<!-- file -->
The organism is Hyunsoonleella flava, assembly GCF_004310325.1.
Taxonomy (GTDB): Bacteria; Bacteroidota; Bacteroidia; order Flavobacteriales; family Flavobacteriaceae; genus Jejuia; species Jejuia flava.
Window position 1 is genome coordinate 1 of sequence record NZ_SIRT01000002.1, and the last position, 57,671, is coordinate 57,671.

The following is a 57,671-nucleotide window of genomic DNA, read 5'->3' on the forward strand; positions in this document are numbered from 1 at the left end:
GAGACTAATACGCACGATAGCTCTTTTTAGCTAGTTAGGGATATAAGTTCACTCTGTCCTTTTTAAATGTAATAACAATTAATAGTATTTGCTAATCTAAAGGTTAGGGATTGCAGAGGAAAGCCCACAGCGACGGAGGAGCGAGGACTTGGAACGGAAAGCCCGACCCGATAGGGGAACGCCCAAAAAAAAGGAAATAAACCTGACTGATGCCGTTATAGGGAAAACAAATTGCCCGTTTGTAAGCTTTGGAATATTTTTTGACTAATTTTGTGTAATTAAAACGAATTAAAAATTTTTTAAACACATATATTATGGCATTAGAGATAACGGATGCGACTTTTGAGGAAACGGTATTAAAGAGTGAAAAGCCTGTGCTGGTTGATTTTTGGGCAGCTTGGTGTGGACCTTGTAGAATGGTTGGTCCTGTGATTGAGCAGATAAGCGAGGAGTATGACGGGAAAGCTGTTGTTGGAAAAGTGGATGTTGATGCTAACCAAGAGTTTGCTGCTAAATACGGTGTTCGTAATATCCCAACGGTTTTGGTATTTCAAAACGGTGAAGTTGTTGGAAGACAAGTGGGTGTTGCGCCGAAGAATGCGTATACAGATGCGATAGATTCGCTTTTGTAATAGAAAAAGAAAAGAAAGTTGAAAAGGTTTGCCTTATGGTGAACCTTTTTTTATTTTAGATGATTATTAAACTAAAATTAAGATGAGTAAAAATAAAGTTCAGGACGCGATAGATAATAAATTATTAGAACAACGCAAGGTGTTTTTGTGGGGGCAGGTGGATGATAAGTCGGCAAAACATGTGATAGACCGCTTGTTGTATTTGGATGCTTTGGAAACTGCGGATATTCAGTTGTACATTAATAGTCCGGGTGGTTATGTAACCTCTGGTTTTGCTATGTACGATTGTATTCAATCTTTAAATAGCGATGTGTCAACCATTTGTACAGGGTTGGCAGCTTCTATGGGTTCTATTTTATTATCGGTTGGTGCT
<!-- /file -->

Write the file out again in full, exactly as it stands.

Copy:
The organism is Hyunsoonleella flava, assembly GCF_004310325.1.
Taxonomy (GTDB): Bacteria; Bacteroidota; Bacteroidia; order Flavobacteriales; family Flavobacteriaceae; genus Jejuia; species Jejuia flava.
Window position 1 is genome coordinate 1 of sequence record NZ_SIRT01000002.1, and the last position, 57,671, is coordinate 57,671.

The following is a 57,671-nucleotide window of genomic DNA, read 5'->3' on the forward strand; positions in this document are numbered from 1 at the left end:
GAGACTAATACGCACGATAGCTCTTTTTAGCTAGTTAGGGATATAAGTTCACTCTGTCCTTTTTAAATGTAATAACAATTAATAGTATTTGCTAATCTAAAGGTTAGGGATTGCAGAGGAAAGCCCACAGCGACGGAGGAGCGAGGACTTGGAACGGAAAGCCCGACCCGATAGGGGAACGCCCAAAAAAAAGGAAATAAACCTGACTGATGCCGTTATAGGGAAAACAAATTGCCCGTTTGTAAGCTTTGGAATATTTTTTGACTAATTTTGTGTAATTAAAACGAATTAAAAATTTTTTAAACACATATATTATGGCATTAGAGATAACGGATGCGACTTTTGAGGAAACGGTATTAAAGAGTGAAAAGCCTGTGCTGGTTGATTTTTGGGCAGCTTGGTGTGGACCTTGTAGAATGGTTGGTCCTGTGATTGAGCAGATAAGCGAGGAGTATGACGGGAAAGCTGTTGTTGGAAAAGTGGATGTTGATGCTAACCAAGAGTTTGCTGCTAAATACGGTGTTCGTAATATCCCAACGGTTTTGGTATTTCAAAACGGTGAAGTTGTTGGAAGACAAGTGGGTGTTGCGCCGAAGAATGCGTATACAGATGCGATAGATTCGCTTTTGTAATAGAAAAAGAAAAGAAAGTTGAAAAGGTTTGCCTTATGGTGAACCTTTTTTTATTTTAGATGATTATTAAACTAAAATTAAGATGAGTAAAAATAAAGTTCAGGACGCGATAGATAATAAATTATTAGAACAACGCAAGGTGTTTTTGTGGGGGCAGGTGGATGATAAGTCGGCAAAACATGTGATAGACCGCTTGTTGTATTTGGATGCTTTGGAAACTGCGGATATTCAGTTGTACATTAATAGTCCGGGTGGTTATGTAACCTCTGGTTTTGCTATGTACGATTGTATTCAATCTTTAAATAGCGATGTGTCAACCATTTGTACAGGGTTGGCAGCTTCTATGGGTTCTATTTTATTATCGGTTGGTGCT